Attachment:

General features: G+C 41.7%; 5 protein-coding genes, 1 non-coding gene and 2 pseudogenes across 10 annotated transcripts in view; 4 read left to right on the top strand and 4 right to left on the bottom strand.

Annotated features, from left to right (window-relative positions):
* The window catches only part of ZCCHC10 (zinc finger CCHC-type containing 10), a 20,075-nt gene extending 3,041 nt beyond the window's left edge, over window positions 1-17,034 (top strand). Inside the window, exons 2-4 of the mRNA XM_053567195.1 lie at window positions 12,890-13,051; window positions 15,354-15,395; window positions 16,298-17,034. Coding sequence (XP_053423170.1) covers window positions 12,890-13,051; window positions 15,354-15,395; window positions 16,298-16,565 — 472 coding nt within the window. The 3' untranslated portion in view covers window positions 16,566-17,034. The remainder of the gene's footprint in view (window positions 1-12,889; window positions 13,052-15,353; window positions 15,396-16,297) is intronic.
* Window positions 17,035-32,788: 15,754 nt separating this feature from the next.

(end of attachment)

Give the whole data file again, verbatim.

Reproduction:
General features: G+C 41.7%; 5 protein-coding genes, 1 non-coding gene and 2 pseudogenes across 10 annotated transcripts in view; 4 read left to right on the top strand and 4 right to left on the bottom strand.

Annotated features, from left to right (window-relative positions):
* The window catches only part of ZCCHC10 (zinc finger CCHC-type containing 10), a 20,075-nt gene extending 3,041 nt beyond the window's left edge, over window positions 1-17,034 (top strand). Inside the window, exons 2-4 of the mRNA XM_053567195.1 lie at window positions 12,890-13,051; window positions 15,354-15,395; window positions 16,298-17,034. Coding sequence (XP_053423170.1) covers window positions 12,890-13,051; window positions 15,354-15,395; window positions 16,298-16,565 — 472 coding nt within the window. The 3' untranslated portion in view covers window positions 16,566-17,034. The remainder of the gene's footprint in view (window positions 1-12,889; window positions 13,052-15,353; window positions 15,396-16,297) is intronic.
* Window positions 17,035-32,788: 15,754 nt separating this feature from the next.